Managing the Monkeys- The Guilt Monkey
Smart companies know that their greatest assets are their committed people, which means that many companies promote from within when looking for new leaders. This presents a great opportunity for professional growth, but can also create obstacles for employees making a transition from peer and colleague to manager and leader.
What happens when your friend and colleague becomes your direct report?
The scenarios presented in this series are not meant to represent any specific person(s). They are real situations, though the names are fictional, and are intended to help us better relate to the problem and learn how to lead ourselves and others through like issues.
The concept and reference to ‘monkeys’ comes from the Harvard Business Review writings of William Oncken Jr., and Donald Wass (HBR, 1974). The concept was then covered by multiple writers as mentioned in the suggested texts. The term and use of the term Monkeys is never as reference to people or individuals, the monkeys are the issues, problems, and burdens created.
Scenario 2: The Guilt Monkey
Elizabeth is a newly promoted mid-level manager, still within her first year and learning the scope of her role. She reports to the director, Jean.
Gabby is Elizabeth’s friend and colleague. They were hired within a few months of one another and quickly bonded as a result. Now, due to the promotion, Elizabeth is Gabby’s manager.
One day Jean walks into the staff lounge to find Elizabeth noticeably upset, having recently cried. When Jean inquires, she finds out that Elizabeth is feeling overwhelmed by her new role. When asked what support she needs, Elizabeth reveals that Gabby has been alluding to the idea that they can no longer be friends since she is now one of her “staff” or direct reports. It is also revealed that Gabby has been asking Elizabeth to do a great deal of her work to cover for her when she is running late or unprepared. When Elizabeth finally explains to Gabby that this ‘covering of duties’ cannot continue, Gabby threatens to end their friendship, and questions Elizabeth on her priorities and whether their friendship or her new job is more important.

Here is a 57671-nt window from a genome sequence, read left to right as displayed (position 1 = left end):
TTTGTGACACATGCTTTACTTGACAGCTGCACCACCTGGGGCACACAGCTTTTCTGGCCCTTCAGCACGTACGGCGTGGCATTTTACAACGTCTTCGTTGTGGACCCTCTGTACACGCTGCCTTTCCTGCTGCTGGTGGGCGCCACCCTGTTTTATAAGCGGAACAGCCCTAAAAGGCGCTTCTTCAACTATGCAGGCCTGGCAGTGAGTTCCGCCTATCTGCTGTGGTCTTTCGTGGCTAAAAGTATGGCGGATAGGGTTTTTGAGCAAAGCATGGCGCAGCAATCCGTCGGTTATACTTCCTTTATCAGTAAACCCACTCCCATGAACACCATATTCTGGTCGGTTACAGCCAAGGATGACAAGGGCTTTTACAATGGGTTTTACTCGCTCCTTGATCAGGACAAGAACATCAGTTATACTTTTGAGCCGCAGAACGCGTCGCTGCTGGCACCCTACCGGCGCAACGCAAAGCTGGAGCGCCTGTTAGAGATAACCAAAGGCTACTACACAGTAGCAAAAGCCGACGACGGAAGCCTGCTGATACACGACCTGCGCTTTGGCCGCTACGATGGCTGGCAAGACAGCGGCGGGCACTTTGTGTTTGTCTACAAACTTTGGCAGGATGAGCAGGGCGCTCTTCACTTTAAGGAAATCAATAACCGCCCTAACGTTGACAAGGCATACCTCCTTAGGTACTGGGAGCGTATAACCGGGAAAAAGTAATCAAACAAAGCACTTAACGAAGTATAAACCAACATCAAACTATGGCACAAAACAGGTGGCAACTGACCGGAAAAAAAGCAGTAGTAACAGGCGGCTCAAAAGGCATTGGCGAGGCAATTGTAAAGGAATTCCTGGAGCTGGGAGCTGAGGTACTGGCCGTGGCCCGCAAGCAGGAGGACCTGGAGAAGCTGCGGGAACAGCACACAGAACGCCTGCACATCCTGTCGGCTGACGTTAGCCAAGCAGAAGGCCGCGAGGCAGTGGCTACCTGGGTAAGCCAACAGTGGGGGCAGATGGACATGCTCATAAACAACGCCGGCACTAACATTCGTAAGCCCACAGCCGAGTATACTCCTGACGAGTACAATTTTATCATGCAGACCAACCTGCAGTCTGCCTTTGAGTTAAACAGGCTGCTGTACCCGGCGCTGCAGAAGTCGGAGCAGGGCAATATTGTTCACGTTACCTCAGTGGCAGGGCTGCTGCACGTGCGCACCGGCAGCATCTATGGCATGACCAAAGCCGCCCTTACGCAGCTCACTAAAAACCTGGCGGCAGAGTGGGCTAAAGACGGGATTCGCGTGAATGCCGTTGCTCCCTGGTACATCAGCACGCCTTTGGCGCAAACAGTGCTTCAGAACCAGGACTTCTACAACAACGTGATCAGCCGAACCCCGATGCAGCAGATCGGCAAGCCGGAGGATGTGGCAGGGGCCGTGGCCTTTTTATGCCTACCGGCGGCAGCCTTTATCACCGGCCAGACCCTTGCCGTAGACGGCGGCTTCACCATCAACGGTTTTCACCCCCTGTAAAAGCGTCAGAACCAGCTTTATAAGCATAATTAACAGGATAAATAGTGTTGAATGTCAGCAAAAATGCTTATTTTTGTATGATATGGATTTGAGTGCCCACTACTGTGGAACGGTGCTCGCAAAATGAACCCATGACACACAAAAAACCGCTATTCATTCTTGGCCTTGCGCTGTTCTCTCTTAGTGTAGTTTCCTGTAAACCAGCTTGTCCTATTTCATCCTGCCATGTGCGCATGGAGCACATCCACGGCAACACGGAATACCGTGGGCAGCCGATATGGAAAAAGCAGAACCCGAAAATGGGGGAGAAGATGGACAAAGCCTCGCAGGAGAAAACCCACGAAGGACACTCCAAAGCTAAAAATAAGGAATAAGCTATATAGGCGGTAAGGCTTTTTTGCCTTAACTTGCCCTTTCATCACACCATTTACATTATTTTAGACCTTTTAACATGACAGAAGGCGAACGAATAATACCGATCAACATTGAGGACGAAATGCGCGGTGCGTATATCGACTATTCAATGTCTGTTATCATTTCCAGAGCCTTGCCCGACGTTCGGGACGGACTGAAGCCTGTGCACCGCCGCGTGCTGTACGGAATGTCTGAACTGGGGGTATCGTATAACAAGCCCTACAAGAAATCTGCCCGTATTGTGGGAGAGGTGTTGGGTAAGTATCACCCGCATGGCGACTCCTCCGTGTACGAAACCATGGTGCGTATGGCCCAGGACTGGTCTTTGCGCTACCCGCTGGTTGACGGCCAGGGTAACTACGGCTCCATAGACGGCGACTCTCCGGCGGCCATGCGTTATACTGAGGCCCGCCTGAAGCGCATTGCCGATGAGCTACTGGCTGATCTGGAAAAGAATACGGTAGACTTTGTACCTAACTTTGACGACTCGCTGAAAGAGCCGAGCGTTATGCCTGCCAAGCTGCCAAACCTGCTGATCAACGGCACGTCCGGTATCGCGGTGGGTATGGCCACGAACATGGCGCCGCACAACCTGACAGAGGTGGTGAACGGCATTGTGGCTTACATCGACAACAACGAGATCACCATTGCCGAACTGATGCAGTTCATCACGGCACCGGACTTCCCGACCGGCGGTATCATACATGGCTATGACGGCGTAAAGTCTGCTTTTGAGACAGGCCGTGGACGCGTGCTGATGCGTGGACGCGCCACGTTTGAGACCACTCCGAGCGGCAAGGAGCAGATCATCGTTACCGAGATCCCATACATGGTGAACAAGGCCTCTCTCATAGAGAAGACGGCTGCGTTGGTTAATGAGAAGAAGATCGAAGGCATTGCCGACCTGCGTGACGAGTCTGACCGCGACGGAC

In a confessional-style manner, Elizabeth confides in Jean that she told Gabby if it came down to choosing between their friendship and the job, she would give up the job.
This scenario, which happens far more often than we realize, now places additional stress and burden not only on Elizabeth, but on Jean as well. Gabby has decided that she is free of responsibility in the problem, when in fact, she is the root of the problem.
As a manager and leader, what would you do in this scenario? How should the actions of Elizabeth and Jean be different when solving the issue?
Jean attempts to be a voice of reason and empathy with Elizabeth. She reminds Elizabeth that she is more valuable to the team and department than Gabby, and as a result if Gabby’s behavior is impacting her work, Gabby is the person who could face reprimand. Elizabeth acknowledges that Gabby’s behavior is having a negative impact and that it is unprofessional, as well as hurtful.
It is difficult for a higher-level manager to get involved in personal issues, as we should not have to even though we empathize with the person. Unfortunately, when the issues are affecting our employees in the scope of their job, something must be done.
So who does the guilt monkey belong to? Should Jean intervene to solve the problem? Let’s say she does, and Gabby denies it, what then?
The guilt monkey really needs to be handed back to Gabby. As her direct manager, Elizabeth needs to have a very honest conversation about the expectations of work and separation of personal matters. While this isn’t going to be an easy conversation, Gabby’s response will offer Elizabeth insight as to her motivations. If Gabby resents the fact that Elizabeth was promoted before her or that she now reports to Elizabeth, Gabby needs to find the balance between their professional and personal relationship and continue to meet the expectations of her own job just as she would with any other manager. If Gabby sees the use of the ‘guilt’ monkey as a means to manipulate her manager into doing her job, then that is a separate conversation of a much more punitive nature.
Regardless of the underlying motivation, Gabby is the one responsible for making the needed change and improvements. This is not a guilt monkey for Elizabeth to carry – she has a team to manage and a job to learn. This is not an issue for Jean to intervene in, as Gabby must learn to recognize and respect Elizabeth as her direct manager. If Gabby cannot make the necessary adjustments and improvements, such as being on time, being prepared, and being professional, it may negatively impact her job in the end.
As a manager and leader, what would you do in this scenario? How should the actions of Elizabeth and Jean be different when solving the issue? Tell us what you thing by leaving your feedback below in the comments.
Suggested books on this topic
Reviews: 4.5/5 stars
Shifting the Monkey – The Art of Protecting Good People From Liars, Criers, and Other Slackers
Author: Todd Whitaker
Reviews: 4.5/5 stars
About the Author
Gwendolyn is a lover of travel and culture, having visited over 13 countries and having lived most of her adult life in Europe and Asia – where she explored, learned, and fell in love.
In her professional career she has worn the hat of director in International Education, professor, trainer, strategist and fundraiser for nonprofits. Most recently she started lifeinherent.com and co-founded Laifeu LLC.